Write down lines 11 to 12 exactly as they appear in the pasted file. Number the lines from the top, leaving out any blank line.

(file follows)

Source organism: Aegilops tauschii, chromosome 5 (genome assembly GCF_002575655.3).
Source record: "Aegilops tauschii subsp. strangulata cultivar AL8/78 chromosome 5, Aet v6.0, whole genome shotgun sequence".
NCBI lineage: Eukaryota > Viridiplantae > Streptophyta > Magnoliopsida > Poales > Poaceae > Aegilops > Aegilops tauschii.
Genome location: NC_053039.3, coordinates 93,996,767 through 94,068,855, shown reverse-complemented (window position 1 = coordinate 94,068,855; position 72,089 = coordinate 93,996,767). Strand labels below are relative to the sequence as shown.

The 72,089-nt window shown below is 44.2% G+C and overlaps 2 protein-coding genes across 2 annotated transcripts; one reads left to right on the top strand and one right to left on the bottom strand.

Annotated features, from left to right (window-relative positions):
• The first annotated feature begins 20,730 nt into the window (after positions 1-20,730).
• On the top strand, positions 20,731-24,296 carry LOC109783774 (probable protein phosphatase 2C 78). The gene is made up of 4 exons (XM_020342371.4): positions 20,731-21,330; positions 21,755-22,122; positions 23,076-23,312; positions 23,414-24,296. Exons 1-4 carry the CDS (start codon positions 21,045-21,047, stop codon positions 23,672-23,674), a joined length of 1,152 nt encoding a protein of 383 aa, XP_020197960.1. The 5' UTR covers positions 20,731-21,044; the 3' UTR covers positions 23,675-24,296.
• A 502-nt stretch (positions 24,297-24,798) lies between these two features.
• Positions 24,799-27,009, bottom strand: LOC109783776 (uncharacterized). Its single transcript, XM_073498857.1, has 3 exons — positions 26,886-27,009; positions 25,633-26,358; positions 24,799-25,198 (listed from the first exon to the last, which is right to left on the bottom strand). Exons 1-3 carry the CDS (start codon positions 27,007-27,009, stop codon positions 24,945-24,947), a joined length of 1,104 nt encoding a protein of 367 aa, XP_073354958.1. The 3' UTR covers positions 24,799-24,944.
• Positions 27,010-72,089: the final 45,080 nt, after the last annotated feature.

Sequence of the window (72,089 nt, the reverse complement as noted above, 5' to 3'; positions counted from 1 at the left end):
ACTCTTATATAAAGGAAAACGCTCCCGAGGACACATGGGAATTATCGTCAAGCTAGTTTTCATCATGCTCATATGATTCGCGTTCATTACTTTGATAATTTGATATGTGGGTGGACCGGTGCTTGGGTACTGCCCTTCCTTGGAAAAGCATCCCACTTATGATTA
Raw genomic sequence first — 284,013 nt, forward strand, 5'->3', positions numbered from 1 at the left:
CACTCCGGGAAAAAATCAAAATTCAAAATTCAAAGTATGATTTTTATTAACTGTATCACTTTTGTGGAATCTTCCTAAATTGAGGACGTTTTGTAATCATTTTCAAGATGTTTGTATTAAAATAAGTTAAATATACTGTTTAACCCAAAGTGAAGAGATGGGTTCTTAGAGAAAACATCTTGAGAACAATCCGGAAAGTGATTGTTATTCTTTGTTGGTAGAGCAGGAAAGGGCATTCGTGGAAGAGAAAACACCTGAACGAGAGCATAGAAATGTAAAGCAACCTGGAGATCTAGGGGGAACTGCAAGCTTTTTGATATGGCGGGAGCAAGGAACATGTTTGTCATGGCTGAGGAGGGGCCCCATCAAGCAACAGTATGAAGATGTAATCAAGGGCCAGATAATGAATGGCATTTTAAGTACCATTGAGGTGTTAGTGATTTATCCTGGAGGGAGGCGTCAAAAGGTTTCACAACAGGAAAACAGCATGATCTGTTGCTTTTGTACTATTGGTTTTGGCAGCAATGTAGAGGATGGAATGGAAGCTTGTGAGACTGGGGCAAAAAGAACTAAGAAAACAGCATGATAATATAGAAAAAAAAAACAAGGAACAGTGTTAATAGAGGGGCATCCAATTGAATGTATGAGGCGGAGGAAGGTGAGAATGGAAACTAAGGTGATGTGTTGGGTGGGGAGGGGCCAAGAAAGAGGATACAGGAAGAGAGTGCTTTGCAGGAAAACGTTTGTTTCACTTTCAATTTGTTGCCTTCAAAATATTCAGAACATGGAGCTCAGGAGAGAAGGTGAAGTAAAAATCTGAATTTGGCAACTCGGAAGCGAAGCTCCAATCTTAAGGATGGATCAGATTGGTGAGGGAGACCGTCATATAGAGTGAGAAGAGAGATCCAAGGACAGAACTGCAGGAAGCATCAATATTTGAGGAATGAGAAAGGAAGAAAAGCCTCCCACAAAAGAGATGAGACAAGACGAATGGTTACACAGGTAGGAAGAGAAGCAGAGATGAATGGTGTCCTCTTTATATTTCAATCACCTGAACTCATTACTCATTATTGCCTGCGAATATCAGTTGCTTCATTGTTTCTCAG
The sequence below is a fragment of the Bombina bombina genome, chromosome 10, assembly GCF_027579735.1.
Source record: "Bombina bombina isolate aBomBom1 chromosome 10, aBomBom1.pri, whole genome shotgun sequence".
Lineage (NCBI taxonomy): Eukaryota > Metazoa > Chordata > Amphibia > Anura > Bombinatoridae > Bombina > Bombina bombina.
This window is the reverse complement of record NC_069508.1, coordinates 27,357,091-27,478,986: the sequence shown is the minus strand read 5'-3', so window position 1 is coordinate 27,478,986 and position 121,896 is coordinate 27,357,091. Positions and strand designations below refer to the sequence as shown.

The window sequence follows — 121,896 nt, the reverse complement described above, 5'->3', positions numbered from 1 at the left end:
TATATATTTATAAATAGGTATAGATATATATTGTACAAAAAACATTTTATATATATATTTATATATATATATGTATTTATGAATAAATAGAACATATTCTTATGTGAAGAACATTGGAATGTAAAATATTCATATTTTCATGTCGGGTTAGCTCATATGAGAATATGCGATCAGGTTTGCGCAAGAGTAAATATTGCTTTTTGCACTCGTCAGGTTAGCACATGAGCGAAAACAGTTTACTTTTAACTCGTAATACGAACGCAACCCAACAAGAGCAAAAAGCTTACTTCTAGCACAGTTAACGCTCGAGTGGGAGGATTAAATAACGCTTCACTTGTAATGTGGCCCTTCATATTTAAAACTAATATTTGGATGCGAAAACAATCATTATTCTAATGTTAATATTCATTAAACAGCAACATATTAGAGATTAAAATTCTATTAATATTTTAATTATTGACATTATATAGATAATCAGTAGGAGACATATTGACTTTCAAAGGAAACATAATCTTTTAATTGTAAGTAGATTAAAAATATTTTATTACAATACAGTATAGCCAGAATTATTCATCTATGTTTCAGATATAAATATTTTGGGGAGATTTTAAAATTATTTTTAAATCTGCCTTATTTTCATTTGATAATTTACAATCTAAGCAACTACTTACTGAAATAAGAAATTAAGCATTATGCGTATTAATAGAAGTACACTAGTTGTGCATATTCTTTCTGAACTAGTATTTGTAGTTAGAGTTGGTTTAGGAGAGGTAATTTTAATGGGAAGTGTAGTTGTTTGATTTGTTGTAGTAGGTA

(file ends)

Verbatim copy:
• Positions 27,010-72,089: the final 45,080 nt, after the last annotated feature.

Sequence of the window (72,089 nt, the reverse complement as noted above, 5' to 3'; positions counted from 1 at the left end):